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Posted On Nov - 14 - 2015 1 Comment READ FULL POST

UnknownBy David Nathaniel Tan – Edited by Ken Winterbottom

Patent Holders’ Choice of Forum Under Siege

The 1990 Federal Circuit decision in VE Holding v. Johnson Gas revolutionized patent litigation by relaxing restrictions on venue for patent cases. For over a decade, the Eastern District of Texas has heard a disproportionate amount of patent cases primarily for the reason that it tends to favor plaintiffs in infringement suits. However, a company called TC Heartland may shatter that status quo: they have petitioned the Court of Appeals for the Federal Circuit to nullify VE Holding. Although TC Heartland’s case does not involve the Eastern District of Texas, a ruling in favor of TC Heartland would put limits on “forum shopping” for patent cases. Public interest groups led by the Electronic Frontier Foundation have filed an amicus brief supporting TC Heartland. Ars Technica provides further commentary.

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Posted On Nov - 11 - 2015 Comments Off READ FULL POST

RespublikaBy Frederick Ding — Edited by Yaping Zhang

Republic of Kazakhstan v. Does 1–100, No. 15 Civ. 1900 (ER) (S.D.N.Y. Oct. 27, 2015), Slip Opinion hosted by Justia.com

The United States District Court for the Southern District of New York issued a clarification of the preliminary injunction it granted on March 20, 2015 to the plaintiff, the Republic of Kazakhstan, enjoining unidentified defendants and “all persons acting in concert with them from using, disclosing, or otherwise disseminating” documents and emails that defendants allegedly acquired by hacking.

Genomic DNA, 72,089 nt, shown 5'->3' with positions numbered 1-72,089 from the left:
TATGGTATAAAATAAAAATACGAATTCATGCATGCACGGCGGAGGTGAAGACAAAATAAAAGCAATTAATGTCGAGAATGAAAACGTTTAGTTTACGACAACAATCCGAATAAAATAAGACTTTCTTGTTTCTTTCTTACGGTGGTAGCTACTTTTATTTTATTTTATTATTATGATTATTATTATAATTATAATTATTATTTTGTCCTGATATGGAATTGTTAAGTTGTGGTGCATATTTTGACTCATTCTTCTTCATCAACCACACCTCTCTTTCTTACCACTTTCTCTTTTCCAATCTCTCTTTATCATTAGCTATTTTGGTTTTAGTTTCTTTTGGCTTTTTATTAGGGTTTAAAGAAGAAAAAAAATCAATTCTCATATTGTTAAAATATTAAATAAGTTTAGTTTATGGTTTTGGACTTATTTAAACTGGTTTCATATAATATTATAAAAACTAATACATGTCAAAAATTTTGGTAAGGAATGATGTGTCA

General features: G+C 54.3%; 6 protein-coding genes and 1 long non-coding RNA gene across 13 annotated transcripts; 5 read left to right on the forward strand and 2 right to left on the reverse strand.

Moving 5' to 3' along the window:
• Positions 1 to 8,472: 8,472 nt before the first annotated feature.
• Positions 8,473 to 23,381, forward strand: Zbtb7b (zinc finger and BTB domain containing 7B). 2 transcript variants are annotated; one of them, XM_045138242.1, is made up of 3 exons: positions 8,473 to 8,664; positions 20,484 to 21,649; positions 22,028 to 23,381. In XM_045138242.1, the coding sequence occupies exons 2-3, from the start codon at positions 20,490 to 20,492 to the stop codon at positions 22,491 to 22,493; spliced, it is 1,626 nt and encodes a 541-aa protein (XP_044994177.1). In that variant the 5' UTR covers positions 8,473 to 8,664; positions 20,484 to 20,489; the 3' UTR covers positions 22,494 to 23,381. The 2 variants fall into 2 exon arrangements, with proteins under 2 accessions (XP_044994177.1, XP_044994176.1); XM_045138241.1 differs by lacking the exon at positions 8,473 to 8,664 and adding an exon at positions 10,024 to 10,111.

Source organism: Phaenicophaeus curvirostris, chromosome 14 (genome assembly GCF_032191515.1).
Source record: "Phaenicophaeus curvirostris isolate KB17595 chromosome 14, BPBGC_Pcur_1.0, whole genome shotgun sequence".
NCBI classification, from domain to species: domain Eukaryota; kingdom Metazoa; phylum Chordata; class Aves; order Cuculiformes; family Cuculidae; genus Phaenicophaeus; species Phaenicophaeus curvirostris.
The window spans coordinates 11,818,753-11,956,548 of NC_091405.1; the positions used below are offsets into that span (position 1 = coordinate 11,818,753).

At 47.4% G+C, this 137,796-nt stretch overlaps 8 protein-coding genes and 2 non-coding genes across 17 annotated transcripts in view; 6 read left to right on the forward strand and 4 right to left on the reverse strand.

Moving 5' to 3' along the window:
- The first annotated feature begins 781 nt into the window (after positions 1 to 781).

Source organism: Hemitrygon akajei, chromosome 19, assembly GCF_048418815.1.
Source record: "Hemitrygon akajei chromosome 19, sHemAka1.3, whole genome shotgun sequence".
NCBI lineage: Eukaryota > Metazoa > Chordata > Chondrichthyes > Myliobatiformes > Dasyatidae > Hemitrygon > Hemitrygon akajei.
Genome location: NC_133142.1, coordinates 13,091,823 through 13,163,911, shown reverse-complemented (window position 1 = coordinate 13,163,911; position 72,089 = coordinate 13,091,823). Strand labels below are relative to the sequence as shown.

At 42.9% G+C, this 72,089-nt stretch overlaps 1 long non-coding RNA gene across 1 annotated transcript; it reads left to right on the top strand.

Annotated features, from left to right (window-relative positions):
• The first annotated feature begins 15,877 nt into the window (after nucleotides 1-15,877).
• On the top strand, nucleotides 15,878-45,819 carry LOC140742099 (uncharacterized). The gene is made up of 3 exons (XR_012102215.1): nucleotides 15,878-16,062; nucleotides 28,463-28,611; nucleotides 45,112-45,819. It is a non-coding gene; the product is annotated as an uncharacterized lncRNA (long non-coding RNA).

The District Court held that the preliminary injunction does not apply to non-party Respublika, an online Kazakhstan newspaper, reasoning that the plaintiff had not shown a likelihood of success on the merits in any substantive claim against Respublika for hacking, and that applying the injunction against Respublika would function as an unconstitutional prior restraint on free speech. In so holding, the court noted the “near absolute right to publish truthful information about matters of public interest,” even if a re-publisher of information knew that it had been obtained illegally.

Eugene Volokh provides an overview of the case, approving the outcome. The Electronic Frontier Foundation, which is representing Respublika, previously criticized Kazakhstan’s abuse of the court’s order in June.

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Posted On Nov - 11 - 2015 Comments Off READ FULL POST

California and Federal FlagsBy Ann Kristin Glenster – Edited by Stacy Ruegilin

Home to Silicon Valley, California has been at the forefront of protecting privacy with three new laws in as many years. According to the website Lexology, the most recent piece of legislation, coming into effect on January 1 2016, will give the sunshine state “the strongest digital privacy rights in the U.S.” Yet, the brunt of the new measures concern strengthening privacy breach notification regimes, hardly a major shift in legislative intent. Rather, these changes represent an incremental updating of the law in order to make its language and application more fit for purpose.

However, that cannot be said for the flagship in this sea battalion of privacy measures, the California Electronic Communications Privacy Act (CalECPA). Introduced by Democratic Senator Mark Leno in the wake of the Supreme Court’s 2014 decision in Riley v. California, the new Act requires a search warrant for law enforcement officials to access digital personal communication. The Act also extends the definition of personal information to include metadata, thereby bringing the Californian legal framework more closely in line with European data protection laws.